For a better rest, use a backflow preventer

For a better rest, use a backflow preventer

 

By Russ and Tiña De Maris

The occasional letter brightens up our day and stimulates the “little gray cells.” Here we go:

fluffy-sheepDear Go-Go Gurus:
My husband is a neat-freak. He can’t stand to think about the stuff that lives in our motorhome holding tanks, and thinks that he needs to flush the tanks clean as a whistle every time we get home from an RV trip. I say he’s nuts. How can I get him into therapy? —Bea Leegered

Dear Bea:
You could try wiring up his iPod headset to the 30-amp campground outlet for a little electroshock therapy, but then again, 20-years-to-life is a long time to be away from your motorhome.

Seriously, lots of RVers like having a “Mr. Clean Approved” holding tank, but there is one thing that should be considered before you stick your garden hose anywhere you wouldn’t want to stick your lips: Backflow.

Backflow happens when a fresh water system gets “cross connected” with a source of bad water — or other contaminant. For us as RVers, it’s as simple as a garden hose, left in contact with contaminated water, hooked up to the hose bib. Under the right conditions, that water can come back UP the hose, into the hose bib, and into the fresh water lines of the house.

pukeWhat are the “right conditions” that favor backflow? Let’s say you’re flushing out your holding tank. You’ve got one of those neat “Hydro Flush” systems that let you hook a garden hose to your holding tank at the same time you’ve got a dump hose hooked up. In the middle of your dump and flush operation, the local fire department cruises through your neighborhood, testing fire hydrants. They pull the caps off a nearby hydrant, crack the valve wide open, and blast water every which way. Unfortunately, this happens at the same time you’re flushing your tank, and the sudden draw down in water pressure allows your black water to pulse backwards up the garden hose and right into your house. The same thing could happen if your private water well pump system went on the blink when you’re flushing a tank.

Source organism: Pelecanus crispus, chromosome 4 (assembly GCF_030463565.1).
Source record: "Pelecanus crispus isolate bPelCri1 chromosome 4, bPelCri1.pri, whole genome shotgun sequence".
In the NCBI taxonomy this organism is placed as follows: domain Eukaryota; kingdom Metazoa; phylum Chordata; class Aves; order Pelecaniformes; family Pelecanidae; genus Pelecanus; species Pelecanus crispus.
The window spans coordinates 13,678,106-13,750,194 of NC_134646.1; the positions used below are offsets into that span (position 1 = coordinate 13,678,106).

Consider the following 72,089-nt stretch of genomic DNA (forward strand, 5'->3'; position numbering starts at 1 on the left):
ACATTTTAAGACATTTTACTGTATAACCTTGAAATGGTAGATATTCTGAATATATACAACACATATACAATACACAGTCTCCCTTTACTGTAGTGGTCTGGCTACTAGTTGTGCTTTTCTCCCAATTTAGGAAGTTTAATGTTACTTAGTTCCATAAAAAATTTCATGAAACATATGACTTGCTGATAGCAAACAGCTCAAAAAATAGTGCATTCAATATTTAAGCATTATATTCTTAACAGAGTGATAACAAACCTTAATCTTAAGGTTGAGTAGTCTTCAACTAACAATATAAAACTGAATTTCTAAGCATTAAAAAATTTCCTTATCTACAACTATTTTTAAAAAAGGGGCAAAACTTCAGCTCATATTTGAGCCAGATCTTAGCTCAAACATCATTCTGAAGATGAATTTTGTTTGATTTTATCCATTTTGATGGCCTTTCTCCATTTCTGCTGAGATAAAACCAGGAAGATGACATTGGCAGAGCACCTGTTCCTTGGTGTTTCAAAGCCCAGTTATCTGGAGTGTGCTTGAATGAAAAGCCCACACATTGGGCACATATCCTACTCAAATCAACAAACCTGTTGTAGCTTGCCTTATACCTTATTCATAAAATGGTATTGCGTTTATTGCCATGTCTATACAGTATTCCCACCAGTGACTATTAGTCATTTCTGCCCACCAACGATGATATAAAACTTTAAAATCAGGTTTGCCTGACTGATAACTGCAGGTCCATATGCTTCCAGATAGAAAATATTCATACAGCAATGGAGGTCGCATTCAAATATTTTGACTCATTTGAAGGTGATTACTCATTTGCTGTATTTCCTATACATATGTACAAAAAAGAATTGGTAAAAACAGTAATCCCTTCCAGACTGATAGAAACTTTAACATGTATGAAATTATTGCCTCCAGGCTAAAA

What’s to prevent this from happening? If hubby would buy a commercial tank cleaning system device, chances are the outfit would include a simple backflow preventer to be installed between your hose bib and the garden hose. If a sudden loss of pressure were to set up a “perfect storm” for a backflow, the device would step in and stop the backward flow of fluids, protecting your household drinking water. But oddly, not everyone sees the value of a backflow preventer. Maybe they consider it a nuisance and simply ignore it.

Ignore backflow at your peril. A mouthful of bacteria-laden water can more than ruin your whole day. But black water isn’t the only issue. Consider the harmful effects of pesticides (from using a garden hose sprayer), or automotive antifreeze (from flushing the radiator on the old bus). Backflow preventers are cheap, easy to use, and available at pretty much any hardware store. Use them and rest easier.

##RVT768

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4 thoughts on “For a better rest, use a backflow preventer

  1. Roy Ellithorpe

    The black tank flush on my Travel Supreme seemed to be plugged as very little water sprayed into the tank (going by the sound and the fact that I couldn’t get it to stop leaking at the hose connection). Over the years we have also noticed a sewer smell in the bathroom area at times.
    When I had it apart for another reason, I noticed that it had a loop that went up through the floor and into the cabinet under the sink. At the top of this loop was a vacuum breaker type valve. I couldn’t understand what the heck that would be for, so I ripped it all out and ran the line straight from the inlet to the flusher. Now I have lots of pressure on my flusher and no leaks. We haven’t used it enough to know whether the smell is gone but are hopeful.
    Can you please tell me what that was all about and why I shouldn’t have removed it?
    Thanks

    1. Russ De Maris

      Roy:

      Without getting a better picture (or diagram) of what you have/had, it’d be a little difficult to respond directly. Typically when you find a valve apparatus in a cabinet, it’s a air gap valve, typically used in RVs (but at times in sticks and bricks homes) to allow a drain to the gray water tank to be farther away from the tank’s roof vent to drain properly. If that’s what you took out, it should theoretically have no affect on water pressure to your black water flush system. I’m wondering if something else changed, coincidentally, that caused the increase in flow to your tank rinse system. How old is your rig?

  2. Nixk DiPietro

    Your articles are very informative and edgucational. You take the mystery out of alot of different problems one may encounter RVing. I for one enjoy reading them very much. Keep up the vood work.
    Sincerely
    Nick DiPietro.

    1. Russ De Maris

      Thanks, Nick. We appreciate the back-pats!

      R & T De Maris

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